3- It takes time.  Some people will act right away to make a legacy gift decision.  But most people will skim the information an organization sends out in response to requests and soon put it all in a drawer.  Hopefully it’s near their tax information or their legal stuff.  But, yes… that’s right… it will probably sit in a drawer.

4- Here’s where the magic happens.  When your organization takes the effort to remind these leads about the planned giving concept and seek ways to get them to educate themselves further about the benefits they would enjoy (for their soul and their pocket-book), something special happens.  I know it’s time consuming and tedious.  But the largest and most impactful gifts happen in the minds of your donors when you are not there.  It’s a slow process.  It requires frequency and repetition.  It requires well-conceived messages.  And it always must include easy ways for people to move to the next step in the consideration process.  In planned giving marketing we must treat each lead as if it holds the potential for a $1 million gift.  Cultivate a relationship with each one properly over time and, because it’s a numbers game, you WILL end up with boatloads of money for your organization.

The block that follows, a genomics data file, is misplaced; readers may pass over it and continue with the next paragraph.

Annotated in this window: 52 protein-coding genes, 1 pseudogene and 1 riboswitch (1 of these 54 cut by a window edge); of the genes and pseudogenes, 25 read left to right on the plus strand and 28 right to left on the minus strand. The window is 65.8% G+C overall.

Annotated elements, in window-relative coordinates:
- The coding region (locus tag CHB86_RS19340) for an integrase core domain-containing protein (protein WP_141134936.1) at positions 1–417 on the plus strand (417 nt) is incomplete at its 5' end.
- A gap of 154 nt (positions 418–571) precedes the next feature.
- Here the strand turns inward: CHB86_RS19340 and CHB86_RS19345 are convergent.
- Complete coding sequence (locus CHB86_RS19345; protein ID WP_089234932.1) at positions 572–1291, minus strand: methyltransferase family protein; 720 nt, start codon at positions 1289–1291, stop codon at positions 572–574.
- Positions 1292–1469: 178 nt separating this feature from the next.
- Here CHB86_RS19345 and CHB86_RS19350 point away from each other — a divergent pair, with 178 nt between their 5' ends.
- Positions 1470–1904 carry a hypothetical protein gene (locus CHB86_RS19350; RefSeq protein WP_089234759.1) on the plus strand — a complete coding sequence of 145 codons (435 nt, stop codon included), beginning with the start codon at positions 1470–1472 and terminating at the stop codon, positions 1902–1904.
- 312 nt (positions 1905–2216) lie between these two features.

5- Most importantly, this “sale” usually happens when no one from the organization is around.  Simply stated, most folks don’t need to involve you and your staff in order to make this kind of gift/investment.  That’s the hardest part to grasp but the critical reason why this “sale” is so different from what Seth Godin is talking about.

For more on the slow sale concept, read about the tortoise and the hare in planned giving marketing here.

Related Posts

>> How to overcome the misconceptions about fundraising and selling
>> The Difference Between Fundraising and Selling

10 responses to “Why selling planned gifts is different (the case for a multi-step cultivation effort)”

  1. This well-articulated article finally provides an insightful explanation why the process of “selling” planned gifts is so unique in the world of commerce. This article should be required reading for the many commercial bean counters who have relocated from wall street into the nonprofit world and are now supervising planned gift officers throughout the land.
    We all know the nonprofit boss who tries to push planned gift officers to close deals like we were selling used cars. They are mired in the philosophies that have been used for generations to sell retail goods. These are the managers who expect planned gift officers to complete a minimum number of calls per day, visits per week, and new commitments each month. These are the professional “bean counters” who have convinced nonprofit boards and CEOs that they can increase the productivity of the planned giving shop by treating planned gifts as widgets to be sold like used cars.